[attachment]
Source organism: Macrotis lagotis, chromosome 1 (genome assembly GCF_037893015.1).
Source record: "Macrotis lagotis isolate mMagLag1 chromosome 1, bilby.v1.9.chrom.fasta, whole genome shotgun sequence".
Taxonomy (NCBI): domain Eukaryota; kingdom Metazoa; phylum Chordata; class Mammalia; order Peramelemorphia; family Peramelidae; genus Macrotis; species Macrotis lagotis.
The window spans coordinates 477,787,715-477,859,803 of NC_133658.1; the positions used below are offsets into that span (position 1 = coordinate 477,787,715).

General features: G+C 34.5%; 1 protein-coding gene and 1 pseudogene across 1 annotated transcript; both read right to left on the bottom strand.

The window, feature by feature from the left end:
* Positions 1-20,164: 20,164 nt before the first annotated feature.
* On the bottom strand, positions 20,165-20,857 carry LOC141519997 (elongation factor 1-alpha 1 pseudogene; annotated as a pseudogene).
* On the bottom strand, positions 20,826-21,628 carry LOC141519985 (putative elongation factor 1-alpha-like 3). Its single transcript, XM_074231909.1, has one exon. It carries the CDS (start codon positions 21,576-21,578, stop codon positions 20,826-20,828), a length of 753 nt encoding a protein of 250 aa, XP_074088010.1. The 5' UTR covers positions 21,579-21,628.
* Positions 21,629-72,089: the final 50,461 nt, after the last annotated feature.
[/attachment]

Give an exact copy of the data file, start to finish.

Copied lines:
Source organism: Macrotis lagotis, chromosome 1 (genome assembly GCF_037893015.1).
Source record: "Macrotis lagotis isolate mMagLag1 chromosome 1, bilby.v1.9.chrom.fasta, whole genome shotgun sequence".
Taxonomy (NCBI): domain Eukaryota; kingdom Metazoa; phylum Chordata; class Mammalia; order Peramelemorphia; family Peramelidae; genus Macrotis; species Macrotis lagotis.
The window spans coordinates 477,787,715-477,859,803 of NC_133658.1; the positions used below are offsets into that span (position 1 = coordinate 477,787,715).

General features: G+C 34.5%; 1 protein-coding gene and 1 pseudogene across 1 annotated transcript; both read right to left on the bottom strand.

The window, feature by feature from the left end:
* Positions 1-20,164: 20,164 nt before the first annotated feature.
* On the bottom strand, positions 20,165-20,857 carry LOC141519997 (elongation factor 1-alpha 1 pseudogene; annotated as a pseudogene).
* On the bottom strand, positions 20,826-21,628 carry LOC141519985 (putative elongation factor 1-alpha-like 3). Its single transcript, XM_074231909.1, has one exon. It carries the CDS (start codon positions 21,576-21,578, stop codon positions 20,826-20,828), a length of 753 nt encoding a protein of 250 aa, XP_074088010.1. The 5' UTR covers positions 21,579-21,628.
* Positions 21,629-72,089: the final 50,461 nt, after the last annotated feature.